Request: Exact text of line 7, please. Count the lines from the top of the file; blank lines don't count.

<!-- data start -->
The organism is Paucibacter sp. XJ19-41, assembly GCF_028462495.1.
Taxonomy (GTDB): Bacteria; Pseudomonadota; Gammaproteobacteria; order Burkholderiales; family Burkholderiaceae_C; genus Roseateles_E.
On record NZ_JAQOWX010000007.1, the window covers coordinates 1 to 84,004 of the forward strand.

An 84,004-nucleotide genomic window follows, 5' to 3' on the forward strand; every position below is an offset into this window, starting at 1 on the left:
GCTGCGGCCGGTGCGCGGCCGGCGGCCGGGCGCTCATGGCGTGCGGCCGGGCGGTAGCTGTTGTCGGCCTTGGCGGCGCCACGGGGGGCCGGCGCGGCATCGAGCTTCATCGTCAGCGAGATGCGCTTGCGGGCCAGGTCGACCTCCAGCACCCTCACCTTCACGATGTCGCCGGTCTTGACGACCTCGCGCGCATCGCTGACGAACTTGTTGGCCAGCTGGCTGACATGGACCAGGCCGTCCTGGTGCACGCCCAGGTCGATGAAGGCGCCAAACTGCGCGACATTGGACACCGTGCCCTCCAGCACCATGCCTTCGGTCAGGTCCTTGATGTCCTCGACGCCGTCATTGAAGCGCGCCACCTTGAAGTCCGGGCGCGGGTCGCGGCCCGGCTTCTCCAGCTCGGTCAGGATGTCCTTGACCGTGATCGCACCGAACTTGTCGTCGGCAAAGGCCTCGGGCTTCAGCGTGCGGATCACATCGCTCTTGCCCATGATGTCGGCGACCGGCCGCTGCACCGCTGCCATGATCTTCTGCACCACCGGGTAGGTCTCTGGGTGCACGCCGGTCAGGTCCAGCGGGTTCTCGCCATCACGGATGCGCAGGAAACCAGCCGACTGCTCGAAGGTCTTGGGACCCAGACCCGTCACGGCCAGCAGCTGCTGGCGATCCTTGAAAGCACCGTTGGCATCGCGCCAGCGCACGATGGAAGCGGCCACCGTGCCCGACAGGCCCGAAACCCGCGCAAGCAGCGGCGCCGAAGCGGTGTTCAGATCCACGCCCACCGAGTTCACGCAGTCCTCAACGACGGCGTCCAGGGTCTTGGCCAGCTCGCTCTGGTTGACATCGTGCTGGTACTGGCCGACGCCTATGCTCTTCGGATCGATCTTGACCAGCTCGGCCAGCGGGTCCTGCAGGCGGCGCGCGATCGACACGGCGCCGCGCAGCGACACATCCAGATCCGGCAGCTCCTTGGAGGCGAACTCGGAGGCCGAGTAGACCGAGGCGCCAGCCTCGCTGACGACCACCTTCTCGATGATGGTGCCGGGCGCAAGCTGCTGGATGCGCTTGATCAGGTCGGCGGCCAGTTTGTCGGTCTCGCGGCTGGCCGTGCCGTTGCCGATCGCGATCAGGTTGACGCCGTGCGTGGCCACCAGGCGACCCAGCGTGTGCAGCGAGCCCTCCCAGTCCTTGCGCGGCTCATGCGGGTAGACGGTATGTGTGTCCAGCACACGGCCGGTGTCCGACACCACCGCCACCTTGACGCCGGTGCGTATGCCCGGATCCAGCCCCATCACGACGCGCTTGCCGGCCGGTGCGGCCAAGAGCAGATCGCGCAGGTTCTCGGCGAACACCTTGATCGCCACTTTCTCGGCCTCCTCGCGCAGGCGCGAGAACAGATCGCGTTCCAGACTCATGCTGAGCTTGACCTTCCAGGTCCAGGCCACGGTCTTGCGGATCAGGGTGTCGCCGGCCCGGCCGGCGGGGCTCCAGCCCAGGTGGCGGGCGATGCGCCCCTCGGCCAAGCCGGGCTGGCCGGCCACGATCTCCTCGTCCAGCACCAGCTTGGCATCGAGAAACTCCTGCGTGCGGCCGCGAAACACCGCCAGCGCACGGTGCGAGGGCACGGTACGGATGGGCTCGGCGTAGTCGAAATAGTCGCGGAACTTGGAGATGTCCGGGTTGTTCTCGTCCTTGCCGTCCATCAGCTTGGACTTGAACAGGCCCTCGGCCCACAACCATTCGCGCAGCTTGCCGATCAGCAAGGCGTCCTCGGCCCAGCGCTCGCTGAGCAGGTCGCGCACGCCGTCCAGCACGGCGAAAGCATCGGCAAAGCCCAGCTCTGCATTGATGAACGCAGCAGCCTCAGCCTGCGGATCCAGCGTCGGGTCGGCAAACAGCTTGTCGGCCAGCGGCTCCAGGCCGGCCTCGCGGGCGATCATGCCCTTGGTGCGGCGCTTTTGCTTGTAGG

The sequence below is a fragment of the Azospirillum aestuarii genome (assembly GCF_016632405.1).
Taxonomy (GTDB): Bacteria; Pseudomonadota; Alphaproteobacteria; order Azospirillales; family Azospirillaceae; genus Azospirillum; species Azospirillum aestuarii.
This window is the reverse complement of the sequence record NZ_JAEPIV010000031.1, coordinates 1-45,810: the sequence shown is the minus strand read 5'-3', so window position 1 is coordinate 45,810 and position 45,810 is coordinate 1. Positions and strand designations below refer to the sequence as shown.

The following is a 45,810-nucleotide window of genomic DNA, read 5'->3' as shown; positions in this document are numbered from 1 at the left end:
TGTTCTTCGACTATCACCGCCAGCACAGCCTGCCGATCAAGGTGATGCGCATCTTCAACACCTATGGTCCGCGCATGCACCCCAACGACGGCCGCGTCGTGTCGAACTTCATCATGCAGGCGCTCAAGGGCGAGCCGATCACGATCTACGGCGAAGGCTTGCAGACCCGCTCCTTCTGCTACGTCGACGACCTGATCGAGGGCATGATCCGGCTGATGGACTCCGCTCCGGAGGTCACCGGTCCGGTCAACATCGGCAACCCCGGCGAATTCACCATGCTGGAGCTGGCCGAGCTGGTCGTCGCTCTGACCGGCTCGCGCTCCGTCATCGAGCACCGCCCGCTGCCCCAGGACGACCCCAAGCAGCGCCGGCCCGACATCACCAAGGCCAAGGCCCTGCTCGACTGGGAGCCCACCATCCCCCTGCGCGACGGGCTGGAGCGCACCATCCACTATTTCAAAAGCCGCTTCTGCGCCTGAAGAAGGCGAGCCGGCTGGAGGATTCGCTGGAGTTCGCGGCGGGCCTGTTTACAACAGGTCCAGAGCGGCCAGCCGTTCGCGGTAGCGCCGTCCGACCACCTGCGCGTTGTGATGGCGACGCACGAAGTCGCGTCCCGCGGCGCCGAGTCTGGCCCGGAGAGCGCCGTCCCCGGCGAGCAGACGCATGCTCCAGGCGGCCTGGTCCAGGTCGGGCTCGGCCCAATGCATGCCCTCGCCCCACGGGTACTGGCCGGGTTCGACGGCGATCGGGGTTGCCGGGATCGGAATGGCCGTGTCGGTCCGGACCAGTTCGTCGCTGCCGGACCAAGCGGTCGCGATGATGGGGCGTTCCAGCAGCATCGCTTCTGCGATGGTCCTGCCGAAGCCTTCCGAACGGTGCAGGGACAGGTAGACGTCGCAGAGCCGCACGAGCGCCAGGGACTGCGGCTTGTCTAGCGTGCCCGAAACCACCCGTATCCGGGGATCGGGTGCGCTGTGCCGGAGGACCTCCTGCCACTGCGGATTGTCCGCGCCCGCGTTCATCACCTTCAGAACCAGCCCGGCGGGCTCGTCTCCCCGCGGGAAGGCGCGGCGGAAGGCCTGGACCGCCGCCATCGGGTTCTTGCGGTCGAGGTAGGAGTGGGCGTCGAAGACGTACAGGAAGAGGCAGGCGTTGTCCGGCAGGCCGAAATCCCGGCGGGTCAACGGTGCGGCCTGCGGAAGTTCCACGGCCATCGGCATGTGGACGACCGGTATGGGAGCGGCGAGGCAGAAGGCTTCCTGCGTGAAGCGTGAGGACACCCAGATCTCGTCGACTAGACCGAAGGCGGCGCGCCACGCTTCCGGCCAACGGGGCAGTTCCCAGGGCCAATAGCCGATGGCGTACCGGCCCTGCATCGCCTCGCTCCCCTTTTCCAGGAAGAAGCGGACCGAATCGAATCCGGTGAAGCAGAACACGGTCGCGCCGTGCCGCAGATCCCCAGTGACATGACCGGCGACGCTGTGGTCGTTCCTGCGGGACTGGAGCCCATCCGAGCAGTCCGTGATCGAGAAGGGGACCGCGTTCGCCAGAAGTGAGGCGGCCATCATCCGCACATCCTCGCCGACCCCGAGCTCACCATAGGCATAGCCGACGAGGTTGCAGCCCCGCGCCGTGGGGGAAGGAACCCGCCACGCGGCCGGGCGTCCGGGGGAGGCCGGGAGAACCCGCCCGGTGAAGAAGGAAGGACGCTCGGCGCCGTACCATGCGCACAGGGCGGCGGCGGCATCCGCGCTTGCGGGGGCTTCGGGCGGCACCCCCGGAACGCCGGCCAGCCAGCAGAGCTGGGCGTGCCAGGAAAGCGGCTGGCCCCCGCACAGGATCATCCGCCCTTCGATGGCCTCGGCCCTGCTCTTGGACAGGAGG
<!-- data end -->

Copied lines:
Taxonomy (GTDB): Bacteria; Pseudomonadota; Alphaproteobacteria; order Azospirillales; family Azospirillaceae; genus Azospirillum; species Azospirillum aestuarii.